When the COVID-19 pandemic hit, most staff at accounting and advisory firms – and the staff of their clients – packed up and went home.
For the firms, however, business didn’t stop or even slow down. In fact, clients needed more services and guidance from their advisors than ever. How and where accountants and advisors did their work and nurtured relationships changed radically and quickly, with nearly all interactions shifting from face-to-face to virtual.
More than a year later, while client relationship and business development partners are excited about the prospect of heading back to in-person client meetings, there’s still a need for and an interest in a paradigm of hybrid communications that will define the new normal.
Business developers are finding new ways to blend the digital approach with the personal touch of a handshake — all the while ensuring everyone feels safe and respected. Information, Information, Information “My client relationship cycle was unchanged for decades,” said Lee M. Cohen, founder and managing partner of LM Cohen & Company in New York City. “I’d meet with clients to plan the work; then I’d finish a project and schedule an in-person meeting to develop a plan for implementation. What changed during COVID-19? Everything. It was insane.”
Cohen said his clients needed “information, information, information,” including constant updates on the U.S. Small Business Administration’s Paycheck Protection Program and other stimulus offerings. “It got to the point that it made good business sense not to bill clients for our work helping them with PPP loan applications,” he said. “The flow of information from us turned into a continuous flood.”
To find a way to stay in front of clients, Cohen held a series of socially distanced outdoor meetings at his home. “What we gained by meeting in person was invaluable and has carried through into how we conduct business today,” he said.
A New Client Relationship Reality
For Andrew Sledd and Amy Menafee, partners at Keiter, based in Glen Allen, VA, the demands of audits made it clear they had to get in front of their clients. “We had an audit close down halfway through,” Menafee said. “Fortunately, MS Teams had already been installed, so I reached out to my client to establish new rules of the road that will very likely carry through and
become our new hybrid procedure.” Menafee also arranged to meet her clients safely outdoors and even hosted networking meetings in her yard. Problems did arise with the timely transmittal of records because clients were often not in the office with access to paper files. Finding times that worked for clients and partners to access the records was a challenge, but it built a level of trust.
“Many of our clients are located throughout the country, so the firm has successfully managed client relationships virtually for years,” Sledd said. When the pandemic shut down the firm, the frequency and level at which they had to use tools such as virtual slideshows to help sell new engagements changed.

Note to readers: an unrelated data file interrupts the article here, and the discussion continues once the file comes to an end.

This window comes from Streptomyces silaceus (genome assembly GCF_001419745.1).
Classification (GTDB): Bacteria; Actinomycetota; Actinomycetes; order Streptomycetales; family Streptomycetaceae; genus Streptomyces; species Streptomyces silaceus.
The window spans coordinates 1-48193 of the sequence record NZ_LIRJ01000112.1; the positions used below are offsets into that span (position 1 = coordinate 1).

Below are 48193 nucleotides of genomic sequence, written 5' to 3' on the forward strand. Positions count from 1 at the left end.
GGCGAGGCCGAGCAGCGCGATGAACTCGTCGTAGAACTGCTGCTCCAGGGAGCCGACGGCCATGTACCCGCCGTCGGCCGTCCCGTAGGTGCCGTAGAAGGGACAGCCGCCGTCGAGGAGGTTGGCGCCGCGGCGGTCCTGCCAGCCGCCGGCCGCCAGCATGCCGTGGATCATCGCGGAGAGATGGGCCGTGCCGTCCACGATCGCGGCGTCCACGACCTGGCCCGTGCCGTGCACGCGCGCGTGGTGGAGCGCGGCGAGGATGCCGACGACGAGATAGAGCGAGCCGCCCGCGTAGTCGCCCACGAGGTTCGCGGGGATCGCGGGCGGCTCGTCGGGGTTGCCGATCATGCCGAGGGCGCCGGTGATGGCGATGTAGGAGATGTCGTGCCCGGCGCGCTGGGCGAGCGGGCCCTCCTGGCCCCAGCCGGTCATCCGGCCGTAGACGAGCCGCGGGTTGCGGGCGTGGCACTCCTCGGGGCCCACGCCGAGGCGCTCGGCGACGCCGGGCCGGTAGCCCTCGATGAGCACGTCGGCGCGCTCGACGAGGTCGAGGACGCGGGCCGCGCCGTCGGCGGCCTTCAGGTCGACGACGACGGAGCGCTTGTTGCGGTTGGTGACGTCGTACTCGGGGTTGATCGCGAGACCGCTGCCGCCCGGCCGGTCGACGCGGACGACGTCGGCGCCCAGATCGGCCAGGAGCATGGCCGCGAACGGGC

For Menafee and Sledd, the new client relationship reality will be face-to-face augmented by virtual meetings. “Now we’re experts on video meet- ups and screen sharing; we are chat mavens, and these new client work arrangements are here to stay,” Menafee said.
TLC for New Relationships
As partners feel their way into the post-COVID era, some see the need to approach client relationship practices differently with prospects and new clients than they will with existing clients. Timothy Schnall, a principal at Untracht Early of Floram Park, NJ, thinks the second half of 2021 will be a critical time to nurture newer relationships in person.
“We have to get back into our cars and on planes; and we’ll have to get back on the live event circuit to be seen as providing content and advice – and to start branding again,” Schnall said. He believes many established clients will not insist on returning to personal visits but will welcome them, and he is content with the emerging hybrid style. “We’ll meet in person for engagement kick-offs, for key progress reports and for closings, but much of the work will get done virtually.”
Jason Martin, managing partner for the Memphis office of HHM CPAs, sees a pivot point coming in client relationship management for firms concentrating their growth opportunities on added-value consulting services. “Those firms not going for the consulting work will be handling lower growth commoditized attest and accounting engagements, and likely will miss out on the advisory work that is driving profit and providing the most value to our clients,” Martin said.
Being in the room helps move these types of engagements forward, he said. “Just by being on site when another firm was not, we talked a proposal through to a win.” Technology Learning Curve Practitioners at firms that made the shift to digital meetings and workflow became comfortable with certain platforms and ways of doing business, and improved relations with certain types of clients, Schnall said.
“During the worst of COVID-19, our client meetings essentially went to zero,” he said. “We were 100% reliant on collaboration software such as Zoom and Teams. Planning calls, work
product reviews and closing calls became virtual, but I believe our client relationships improved as we brought in this new technology to an already electronic relationship.” Cohen agreed.
“Prior to the pandemic I never thought I’d bring on a new client without meeting them in person. But now it’s happened,” he said. “I do sense a yearning by prospects and clients to get back in touch with us personally. They want to see me and I want to see them.”
~ Richard Shippee, director of marketing and communications services, Whitman Business Advisors.
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